mon 15/08/2022

DVD/Blu-ray: American Gods | reviews, news & interviews

DVD/Blu-ray: American Gods

DVD/Blu-ray: American Gods

Divine immigration epic from Neil Gaiman

Ian McShane as Mr Wednesday/Odin

Neil Gaiman understood the country where he’d landed as an immigrant in the Nineties by writing American Gods.

His first substantial novel after his crowning comics achievement, The Sandman, mined an idea of infinite plenitude: if every immigrant since the Vikings took their gods with them to America, what happened when the worshippers assimilated, and forgot?

This first season of Bryan Fuller and Michael Green’s Gaiman-overseen adaptation answers with an increasingly discursive road-trip taken by Mr Wednesday (Ian McShane as a genial but ruthless con-man, the twinkle in his eyes sometimes turning to ice, not really bothering to hide his nature in his name). He’s chauffeured across America’s forgotten backroads by ex-con Shadow Moon (Ricky Whittle, pictured below with an American Jesus), gathering up fellow lingering old gods for an apocalyptic confrontation with a new, technological pantheon. 

It’s a surprisingly sober, leisurely epic, just unique and intriguing enough

Moon, released from jail after his wife’s spectacularly sordid death, is a wounded protagonist, a non-believer adrift in the capricious divine. His dead wife Laura (Emily Browning, hilarious and movingly heroic as a deadpan-shameless, stinking, stitched-up corpse) complicates his feelings further.

In its first, jarringly garish and ultraviolent episode especially, this is much more American than Gaiman’s American Gods. It settles into a slower rhythm of byways, not highways, with Gaiman’s interludes and vignettes now prologues and full-blown strands. Anubis has become a funeral director, kindly leading an Arabic woman from her apartment up a fire escape to heaven; Bilquis, a Middle Easten god of sex, survives as an app-assisted Vegas prostitute, swallowing lovers into her vagina during their climactic devotion. You can smell the cabbage in the cold-water apartment where a Slavic death-god, Czernobog, ekes out his days in a rarely washed vest with his sisters. Surviving on scraps of belief, they face brash, gauche god of technology and the internet Technical Boy (Bruce Langley), the older, tougher Media (Gillian Anderson, shape-shifting between Marilyn, Bowie and Lucille Ball), and ultimate terror Mr World (Crispin Glover), who absorbs identities and attentions, leaving us surveilled, docile customers of one divine corporation.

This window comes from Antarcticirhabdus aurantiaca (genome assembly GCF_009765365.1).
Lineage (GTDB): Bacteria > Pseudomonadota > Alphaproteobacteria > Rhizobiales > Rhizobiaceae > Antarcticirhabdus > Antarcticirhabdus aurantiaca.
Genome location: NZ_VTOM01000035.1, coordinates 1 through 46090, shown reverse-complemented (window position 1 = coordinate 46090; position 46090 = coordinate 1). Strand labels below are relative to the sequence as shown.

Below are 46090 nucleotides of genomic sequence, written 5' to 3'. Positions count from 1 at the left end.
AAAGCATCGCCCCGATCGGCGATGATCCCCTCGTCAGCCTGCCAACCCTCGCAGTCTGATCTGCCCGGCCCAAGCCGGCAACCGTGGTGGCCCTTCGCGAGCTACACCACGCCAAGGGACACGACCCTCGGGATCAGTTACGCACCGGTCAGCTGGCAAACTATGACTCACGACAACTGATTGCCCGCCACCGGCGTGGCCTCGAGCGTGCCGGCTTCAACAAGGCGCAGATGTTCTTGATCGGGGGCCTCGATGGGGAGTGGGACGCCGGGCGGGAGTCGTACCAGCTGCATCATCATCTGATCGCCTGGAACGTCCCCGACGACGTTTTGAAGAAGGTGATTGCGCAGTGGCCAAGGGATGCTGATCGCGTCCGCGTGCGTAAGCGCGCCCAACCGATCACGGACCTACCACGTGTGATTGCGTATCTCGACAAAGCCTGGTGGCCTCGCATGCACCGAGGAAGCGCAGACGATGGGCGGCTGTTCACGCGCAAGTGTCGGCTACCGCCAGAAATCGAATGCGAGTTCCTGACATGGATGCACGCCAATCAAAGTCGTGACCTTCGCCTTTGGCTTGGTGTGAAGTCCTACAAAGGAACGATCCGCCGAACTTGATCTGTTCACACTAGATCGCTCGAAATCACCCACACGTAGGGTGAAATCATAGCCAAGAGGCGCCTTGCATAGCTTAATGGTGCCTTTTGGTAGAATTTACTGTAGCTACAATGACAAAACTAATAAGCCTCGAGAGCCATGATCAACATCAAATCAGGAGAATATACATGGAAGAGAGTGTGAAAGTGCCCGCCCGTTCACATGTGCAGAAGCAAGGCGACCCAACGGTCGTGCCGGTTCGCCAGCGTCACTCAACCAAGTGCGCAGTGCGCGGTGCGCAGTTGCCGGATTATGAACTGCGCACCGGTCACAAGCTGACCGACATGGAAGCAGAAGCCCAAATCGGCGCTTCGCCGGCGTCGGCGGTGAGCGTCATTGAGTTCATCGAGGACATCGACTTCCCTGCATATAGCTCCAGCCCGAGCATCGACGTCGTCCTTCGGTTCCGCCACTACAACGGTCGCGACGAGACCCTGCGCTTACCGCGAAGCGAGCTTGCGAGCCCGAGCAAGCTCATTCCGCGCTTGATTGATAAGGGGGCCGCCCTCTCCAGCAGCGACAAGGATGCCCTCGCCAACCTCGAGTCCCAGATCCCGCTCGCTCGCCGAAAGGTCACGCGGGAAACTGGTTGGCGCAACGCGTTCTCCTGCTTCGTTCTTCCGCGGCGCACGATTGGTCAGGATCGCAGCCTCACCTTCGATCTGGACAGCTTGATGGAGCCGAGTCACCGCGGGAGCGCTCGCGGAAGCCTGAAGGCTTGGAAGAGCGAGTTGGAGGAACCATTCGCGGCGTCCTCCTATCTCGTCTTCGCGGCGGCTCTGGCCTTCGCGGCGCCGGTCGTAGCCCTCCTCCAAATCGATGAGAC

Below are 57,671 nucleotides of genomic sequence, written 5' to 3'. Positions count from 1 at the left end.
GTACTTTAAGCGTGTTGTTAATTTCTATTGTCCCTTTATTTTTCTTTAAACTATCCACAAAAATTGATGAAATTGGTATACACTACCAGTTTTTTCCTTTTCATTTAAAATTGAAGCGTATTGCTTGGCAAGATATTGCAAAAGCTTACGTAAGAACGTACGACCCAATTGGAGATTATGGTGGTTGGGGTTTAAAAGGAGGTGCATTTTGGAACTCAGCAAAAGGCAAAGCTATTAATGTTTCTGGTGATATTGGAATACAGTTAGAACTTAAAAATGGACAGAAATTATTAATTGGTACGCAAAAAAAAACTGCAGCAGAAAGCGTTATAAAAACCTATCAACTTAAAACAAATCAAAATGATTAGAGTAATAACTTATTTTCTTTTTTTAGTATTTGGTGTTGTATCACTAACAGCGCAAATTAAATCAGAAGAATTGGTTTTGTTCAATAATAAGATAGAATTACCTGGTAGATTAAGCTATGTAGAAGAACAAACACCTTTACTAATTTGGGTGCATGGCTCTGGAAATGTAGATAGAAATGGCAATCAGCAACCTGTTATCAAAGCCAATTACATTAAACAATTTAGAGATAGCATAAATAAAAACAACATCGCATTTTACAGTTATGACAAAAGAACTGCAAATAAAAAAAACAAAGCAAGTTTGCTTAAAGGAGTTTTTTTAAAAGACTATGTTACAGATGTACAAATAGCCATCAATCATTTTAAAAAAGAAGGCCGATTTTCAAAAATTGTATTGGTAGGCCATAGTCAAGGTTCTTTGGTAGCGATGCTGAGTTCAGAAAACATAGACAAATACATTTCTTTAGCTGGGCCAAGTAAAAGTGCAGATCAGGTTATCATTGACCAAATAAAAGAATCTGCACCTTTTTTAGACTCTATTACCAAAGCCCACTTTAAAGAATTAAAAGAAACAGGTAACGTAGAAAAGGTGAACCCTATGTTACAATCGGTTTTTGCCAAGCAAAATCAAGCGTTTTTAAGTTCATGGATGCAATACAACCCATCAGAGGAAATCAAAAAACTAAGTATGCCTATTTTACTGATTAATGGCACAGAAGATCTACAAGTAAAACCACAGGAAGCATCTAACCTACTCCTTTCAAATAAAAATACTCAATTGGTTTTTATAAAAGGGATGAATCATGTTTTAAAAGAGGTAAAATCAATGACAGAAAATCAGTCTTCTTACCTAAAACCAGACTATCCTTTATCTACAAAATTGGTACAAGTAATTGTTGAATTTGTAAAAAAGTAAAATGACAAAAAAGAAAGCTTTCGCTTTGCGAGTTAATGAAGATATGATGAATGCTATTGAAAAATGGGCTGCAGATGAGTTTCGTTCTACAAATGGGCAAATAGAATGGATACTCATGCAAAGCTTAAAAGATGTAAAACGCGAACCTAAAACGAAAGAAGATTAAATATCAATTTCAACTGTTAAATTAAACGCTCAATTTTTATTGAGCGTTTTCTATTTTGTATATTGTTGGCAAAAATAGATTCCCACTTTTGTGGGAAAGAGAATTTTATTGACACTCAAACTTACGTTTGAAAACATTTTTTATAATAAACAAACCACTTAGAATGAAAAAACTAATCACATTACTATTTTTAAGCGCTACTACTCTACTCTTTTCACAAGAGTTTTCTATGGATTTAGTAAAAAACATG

Shadow Moon (Ricky Whittle) meets an American JesusThe book’s investigation of belief and believers, race and stories in America provides an uncensored philosophical thread. Faith is “what we give our time to”. Our apparently secular, modern attachment to our phones and screens is a leeching devotion, compared to the more viscerally understood divine contracts of old, which Wednesday intends to reinstate with famine and sword.

American Gods’ own screen offering is an absorbing, faithful and occasionally moving exploration of Gaiman’s great premise and picaresque narrative. It doesn’t yet touch TV divinity. Instead it’s a surprisingly sober, leisurely epic, just unique and intriguing enough.

Extras include a San Diego Comic Con appearance by Gaiman and co., short, thoughtful cast interviews, and Gaiman’s return to Reykjavik’s Viking museum, where he thought of American Gods.

Bilquis, a Middle Easten god of sex, survives as an app-assisted Vegas prostitute, swallowing lovers into her vagina


Editor Rating: 
Average: 4 (1 vote)

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